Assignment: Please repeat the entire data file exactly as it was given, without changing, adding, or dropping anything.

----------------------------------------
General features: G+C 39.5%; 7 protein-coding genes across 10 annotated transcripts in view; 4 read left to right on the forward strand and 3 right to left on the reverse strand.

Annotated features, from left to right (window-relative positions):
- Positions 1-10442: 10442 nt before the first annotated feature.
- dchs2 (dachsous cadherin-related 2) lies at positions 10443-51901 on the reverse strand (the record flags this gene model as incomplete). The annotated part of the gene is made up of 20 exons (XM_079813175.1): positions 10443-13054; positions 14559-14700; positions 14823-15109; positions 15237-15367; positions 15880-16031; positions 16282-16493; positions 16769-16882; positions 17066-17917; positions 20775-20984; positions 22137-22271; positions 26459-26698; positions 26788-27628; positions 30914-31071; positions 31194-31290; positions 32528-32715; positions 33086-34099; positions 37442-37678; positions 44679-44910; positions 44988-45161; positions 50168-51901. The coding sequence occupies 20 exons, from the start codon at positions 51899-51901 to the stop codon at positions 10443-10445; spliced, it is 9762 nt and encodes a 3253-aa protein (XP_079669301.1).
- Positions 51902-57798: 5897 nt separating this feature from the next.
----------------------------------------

General features: G+C 39.5%; 7 protein-coding genes across 10 annotated transcripts in view; 4 read left to right on the forward strand and 3 right to left on the reverse strand.

Annotated features, from left to right (window-relative positions):
- Positions 1-10442: 10442 nt before the first annotated feature.
- dchs2 (dachsous cadherin-related 2) lies at positions 10443-51901 on the reverse strand (the record flags this gene model as incomplete). The annotated part of the gene is made up of 20 exons (XM_079813175.1): positions 10443-13054; positions 14559-14700; positions 14823-15109; positions 15237-15367; positions 15880-16031; positions 16282-16493; positions 16769-16882; positions 17066-17917; positions 20775-20984; positions 22137-22271; positions 26459-26698; positions 26788-27628; positions 30914-31071; positions 31194-31290; positions 32528-32715; positions 33086-34099; positions 37442-37678; positions 44679-44910; positions 44988-45161; positions 50168-51901. The coding sequence occupies 20 exons, from the start codon at positions 51899-51901 to the stop codon at positions 10443-10445; spliced, it is 9762 nt and encodes a 3253-aa protein (XP_079669301.1).
- Positions 51902-57798: 5897 nt separating this feature from the next.